The end goal of DFR each year is to win the annual Formula Hybrid Competition, held every May in Louden, NH. It is a rigorous competition that is judged based on the car’s performance in acceleration, autocross, endurance, design, and aesthetics. It was created by the Thayer School in 2004 when the Formula SAE competition banned hybrid vehicles. The Formula Hybrid competition is all about innovation and the advancement of automotive technology, and forcing students to find creative new ways to apply and push the state of the art to its limits.

DFR, since its inception in 1996, has been at the forefront of automotive innovation, and continues to be so, as 2013 marked the first year DFR plans to race an entirely electric racecar, and the team is continuing to develop the EV technology for the 2014 season. The team decided to switch to an all-electric racer because an analysis of the hybrid system on the 2012 car proved that though it helped the efficiency of the car, it did not significantly boost the performance. Given the small size, and lightweight nature of formula student cars, a formula E car can seriously compete with the gas cars because of improved battery technology and availability of incredibly powerful, lightweight electric motors. DFR is taking a stand at the forefront of automotive innovation by employing an electric drivetrain, and the students on the team are getting experience in an exciting and growing industry, building a powerful, beautiful, jaw-dropping electric racecar.

DFR earned 1st place in the Electric Vehicle Division of the Formula Hybrid competition for two years running in 2013 and 2014. This year, we strive not only to take the first place title, but to raise the entire level of competition at Formula Hybrid with an all new hybrid-electric vehicle. Advancements in the technology and design of our vehicles are constantly bringing DFR closer to our goal of building the ultimate formula student race car, and we have many design and efficiency awards to show for our efforts over the past three decades. In order to keep providing the incredible resource of DFR to the students and to be competitive at the Formula Hybrid competition, DFR needs monetary support and sponsorships.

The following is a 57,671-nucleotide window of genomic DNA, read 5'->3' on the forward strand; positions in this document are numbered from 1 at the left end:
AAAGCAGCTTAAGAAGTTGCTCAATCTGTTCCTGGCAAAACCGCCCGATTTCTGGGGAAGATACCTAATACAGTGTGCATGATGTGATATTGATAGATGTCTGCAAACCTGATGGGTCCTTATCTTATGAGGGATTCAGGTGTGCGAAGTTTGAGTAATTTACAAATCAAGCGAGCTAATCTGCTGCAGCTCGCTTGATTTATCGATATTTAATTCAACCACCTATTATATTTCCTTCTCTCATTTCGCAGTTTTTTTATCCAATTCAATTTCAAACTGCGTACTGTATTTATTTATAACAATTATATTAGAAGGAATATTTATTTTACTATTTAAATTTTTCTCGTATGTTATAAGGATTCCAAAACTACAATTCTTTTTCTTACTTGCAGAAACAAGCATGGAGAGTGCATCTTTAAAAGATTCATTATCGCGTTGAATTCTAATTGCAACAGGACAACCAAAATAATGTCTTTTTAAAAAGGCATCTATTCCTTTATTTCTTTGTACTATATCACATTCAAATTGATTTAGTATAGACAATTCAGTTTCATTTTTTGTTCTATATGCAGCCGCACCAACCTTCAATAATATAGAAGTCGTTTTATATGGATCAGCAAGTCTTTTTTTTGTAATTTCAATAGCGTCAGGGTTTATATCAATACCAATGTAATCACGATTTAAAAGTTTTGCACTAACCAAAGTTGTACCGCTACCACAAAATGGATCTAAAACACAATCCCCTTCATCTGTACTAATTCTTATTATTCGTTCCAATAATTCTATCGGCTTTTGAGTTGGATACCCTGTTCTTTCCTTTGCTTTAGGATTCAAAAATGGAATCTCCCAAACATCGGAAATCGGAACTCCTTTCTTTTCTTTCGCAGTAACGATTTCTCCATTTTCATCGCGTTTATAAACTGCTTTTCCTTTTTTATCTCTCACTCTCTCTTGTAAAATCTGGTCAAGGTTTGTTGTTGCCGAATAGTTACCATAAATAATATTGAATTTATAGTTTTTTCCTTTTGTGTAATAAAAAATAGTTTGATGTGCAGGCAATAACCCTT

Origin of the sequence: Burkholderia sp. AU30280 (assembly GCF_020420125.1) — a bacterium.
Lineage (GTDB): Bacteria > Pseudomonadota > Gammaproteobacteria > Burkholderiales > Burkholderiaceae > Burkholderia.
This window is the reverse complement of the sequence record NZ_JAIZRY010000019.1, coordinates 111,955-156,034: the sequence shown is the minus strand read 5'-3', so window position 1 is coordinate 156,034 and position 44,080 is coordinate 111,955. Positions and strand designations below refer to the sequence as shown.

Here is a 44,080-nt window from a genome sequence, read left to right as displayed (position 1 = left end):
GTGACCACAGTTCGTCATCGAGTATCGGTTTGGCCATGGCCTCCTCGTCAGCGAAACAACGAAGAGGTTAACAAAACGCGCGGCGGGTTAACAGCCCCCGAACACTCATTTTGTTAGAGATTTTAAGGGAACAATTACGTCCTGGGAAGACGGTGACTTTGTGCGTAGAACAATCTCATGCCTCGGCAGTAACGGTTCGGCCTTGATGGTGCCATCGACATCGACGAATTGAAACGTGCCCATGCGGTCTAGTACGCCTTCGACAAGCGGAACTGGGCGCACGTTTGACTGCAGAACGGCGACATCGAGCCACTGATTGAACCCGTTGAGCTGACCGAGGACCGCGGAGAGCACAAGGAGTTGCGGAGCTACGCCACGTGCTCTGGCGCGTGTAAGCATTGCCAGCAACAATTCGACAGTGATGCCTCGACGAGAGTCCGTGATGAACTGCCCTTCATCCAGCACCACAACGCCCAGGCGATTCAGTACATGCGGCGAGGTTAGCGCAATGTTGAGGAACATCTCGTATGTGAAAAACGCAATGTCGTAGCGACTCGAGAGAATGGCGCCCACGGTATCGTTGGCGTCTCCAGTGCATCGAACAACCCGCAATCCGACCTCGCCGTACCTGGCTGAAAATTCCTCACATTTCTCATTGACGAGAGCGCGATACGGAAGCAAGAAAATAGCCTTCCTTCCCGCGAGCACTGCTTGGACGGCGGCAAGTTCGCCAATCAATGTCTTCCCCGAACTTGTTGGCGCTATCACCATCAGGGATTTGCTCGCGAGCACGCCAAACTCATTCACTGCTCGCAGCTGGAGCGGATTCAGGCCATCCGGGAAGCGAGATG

If you are able to help DFR provide Thayer students with an opportunity for real life applications of engineering knowledge and professional development, please visit our sponsor page. Thayer School alumni can also donate via the Alumni Giving webpage. We are always happy to hear from you; any way you can help we would be happy to get you involved.

Current students: Please if you are remotely interested Get Involved! It doesn’t matter where your experience lies, you will have something to do or learn. DFR is an amazing part of Thayer and it is a shame to go through Dartmouth without taking advantage of it.

 

 

To read up on DFR's 2015 Progress, check out our News section, and our Galleries section.

DFR